Recorded: 17 Jan 2003
Joe [Sambrook] was very helpful, very supportive when I arrived. And as I said he threw some ideas at me to get started on a project because it was a completely new field for me. And he I remember that we used to have weekly lab meetings where everybody used to report their data. And of course science doesn’t move that fast and you don’t generate a whole lot of new data in a week particularly when you’re doing cell culture work, which is very slow. So I was certainly busily trying to generate new data so that I’d have something to say every week and I think this was a way that Joe generated competition and you know a need to succeed and deliver results and so on. And they were—but they were very interesting these meetings and there were a lot of different aspects of SV40 going on in the lab at the time and some adenovirus work. So in many ways it was how you got to know the people in the lab a little bit as well was talking at these meetings and how they figured whether you had anything to offer or not was whether you could present interesting data./p
So Joe used those meetings very much as his way of monitoring what was going on in the lab. And getting ideas, stimulating ideas and so on. We also had more casual interactions although not a huge amount. I think that once a project started it was more generating unusual results they tended to be discussed in the meetings more than separately.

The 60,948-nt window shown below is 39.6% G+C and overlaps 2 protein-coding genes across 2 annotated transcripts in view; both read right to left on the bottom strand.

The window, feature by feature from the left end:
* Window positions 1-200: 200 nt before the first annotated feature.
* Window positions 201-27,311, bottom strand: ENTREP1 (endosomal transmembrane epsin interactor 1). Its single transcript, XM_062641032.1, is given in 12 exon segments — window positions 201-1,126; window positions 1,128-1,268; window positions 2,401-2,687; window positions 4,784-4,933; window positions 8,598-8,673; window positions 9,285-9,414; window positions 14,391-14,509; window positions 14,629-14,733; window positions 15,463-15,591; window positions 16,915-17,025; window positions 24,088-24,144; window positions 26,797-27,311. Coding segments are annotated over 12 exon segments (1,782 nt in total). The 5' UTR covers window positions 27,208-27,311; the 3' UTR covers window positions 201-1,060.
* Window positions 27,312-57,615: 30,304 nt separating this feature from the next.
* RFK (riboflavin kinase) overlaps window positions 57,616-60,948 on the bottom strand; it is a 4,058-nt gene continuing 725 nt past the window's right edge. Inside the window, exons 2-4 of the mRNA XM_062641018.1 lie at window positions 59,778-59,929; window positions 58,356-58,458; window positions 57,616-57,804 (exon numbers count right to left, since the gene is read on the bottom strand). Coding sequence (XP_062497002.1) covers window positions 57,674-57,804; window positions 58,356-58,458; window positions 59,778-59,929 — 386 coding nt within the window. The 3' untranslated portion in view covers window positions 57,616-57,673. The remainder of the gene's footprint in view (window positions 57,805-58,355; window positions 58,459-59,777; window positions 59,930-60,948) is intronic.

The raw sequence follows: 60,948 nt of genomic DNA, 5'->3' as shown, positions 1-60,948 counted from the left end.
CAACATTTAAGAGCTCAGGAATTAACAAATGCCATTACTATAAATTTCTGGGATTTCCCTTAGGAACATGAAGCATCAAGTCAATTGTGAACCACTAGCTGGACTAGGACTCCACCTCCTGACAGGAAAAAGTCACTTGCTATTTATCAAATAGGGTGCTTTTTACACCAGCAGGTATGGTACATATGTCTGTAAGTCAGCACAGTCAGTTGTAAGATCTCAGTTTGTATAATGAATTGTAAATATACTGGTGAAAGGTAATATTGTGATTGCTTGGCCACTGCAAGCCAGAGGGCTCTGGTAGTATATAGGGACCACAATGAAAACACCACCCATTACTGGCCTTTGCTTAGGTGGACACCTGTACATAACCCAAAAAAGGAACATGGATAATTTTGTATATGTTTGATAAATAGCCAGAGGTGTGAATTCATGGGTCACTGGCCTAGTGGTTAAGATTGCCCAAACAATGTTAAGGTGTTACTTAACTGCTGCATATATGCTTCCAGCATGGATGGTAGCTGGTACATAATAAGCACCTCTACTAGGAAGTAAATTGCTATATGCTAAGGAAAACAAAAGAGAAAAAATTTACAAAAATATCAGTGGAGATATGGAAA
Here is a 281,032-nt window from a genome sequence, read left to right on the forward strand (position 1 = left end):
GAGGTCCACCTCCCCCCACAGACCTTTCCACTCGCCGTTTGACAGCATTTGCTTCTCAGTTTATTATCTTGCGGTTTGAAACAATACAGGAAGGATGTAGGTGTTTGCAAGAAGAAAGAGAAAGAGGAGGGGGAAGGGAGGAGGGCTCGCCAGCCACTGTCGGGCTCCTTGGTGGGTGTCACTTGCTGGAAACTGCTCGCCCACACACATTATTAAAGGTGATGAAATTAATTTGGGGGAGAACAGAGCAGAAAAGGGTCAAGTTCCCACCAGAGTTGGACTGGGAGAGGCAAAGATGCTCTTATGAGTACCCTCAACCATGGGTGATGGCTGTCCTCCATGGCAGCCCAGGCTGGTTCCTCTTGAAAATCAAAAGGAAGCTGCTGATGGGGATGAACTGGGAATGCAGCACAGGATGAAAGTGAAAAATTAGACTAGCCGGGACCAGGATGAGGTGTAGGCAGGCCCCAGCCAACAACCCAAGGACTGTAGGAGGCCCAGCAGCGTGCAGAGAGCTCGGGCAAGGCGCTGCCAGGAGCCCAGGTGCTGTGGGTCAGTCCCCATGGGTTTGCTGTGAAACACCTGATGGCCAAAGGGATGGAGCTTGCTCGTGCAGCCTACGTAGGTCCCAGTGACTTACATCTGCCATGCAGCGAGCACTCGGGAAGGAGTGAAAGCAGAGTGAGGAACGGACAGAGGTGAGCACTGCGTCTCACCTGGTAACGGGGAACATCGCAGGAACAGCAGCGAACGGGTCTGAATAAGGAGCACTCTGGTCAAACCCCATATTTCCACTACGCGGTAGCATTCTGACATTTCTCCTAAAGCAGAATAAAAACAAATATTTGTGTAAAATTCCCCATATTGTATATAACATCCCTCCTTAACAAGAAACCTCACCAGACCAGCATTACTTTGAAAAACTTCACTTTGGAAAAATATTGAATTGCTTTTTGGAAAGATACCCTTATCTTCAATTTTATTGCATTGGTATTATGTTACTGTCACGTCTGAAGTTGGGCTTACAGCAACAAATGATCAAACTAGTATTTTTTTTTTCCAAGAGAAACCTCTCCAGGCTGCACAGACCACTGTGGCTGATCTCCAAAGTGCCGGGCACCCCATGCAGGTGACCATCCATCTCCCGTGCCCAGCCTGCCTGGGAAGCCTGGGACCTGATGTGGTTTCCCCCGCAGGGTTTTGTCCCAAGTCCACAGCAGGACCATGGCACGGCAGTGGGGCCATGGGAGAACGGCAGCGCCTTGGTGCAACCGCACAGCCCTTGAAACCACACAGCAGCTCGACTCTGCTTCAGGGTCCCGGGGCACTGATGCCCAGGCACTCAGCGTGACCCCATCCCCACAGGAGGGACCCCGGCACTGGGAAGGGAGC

But my lab bench was actually close to the bench that Joe had, and there was a radio just above the—actually my lab bench and Joe was on the bench nearby. And so there was always a bit of a war as to what would be on the radio because Joe and I must say me also, preferred classical music or something a little gentler whereas there were others in the lab who preferred something nosier. So Joe would be out, someone would change the station on the radio and then Joe would storm in and say, “Who put this shit on?” and we’d change the radio back to its original station. So and of course while Joe was there nobody interfered but—so there were some interactions and of course it’s true because he was nearby we had perhaps more interactions than people in other labs did.
Merilyn Sleigh is a pharmacologist, molecular biologist and dean in the Department of Life Sciences at the University of New South Wales. After completing her Ph.D. at the University of Sydney in pharmacology and another PhD in molecular biology at the Commonwealth Scientific and Industrial Research Organization (CSIRO), she came to Cold Spring Harbor Laboratory to work under Joe Sambrook as a postdoctoral fellow researching the protein production of SV40. She returned to CSIRO, establishing one of the first laboratories in Australia using genetic engineering approaches to study influenza virus structure, evolution and gene regulation. She has become involved in developing the biotechnological industry in Australia. Sleigh is founding director of the Australian Biotechnology Association and is currently Chief Executive of EvoGenix, a start-up biotechnology company located in Australia.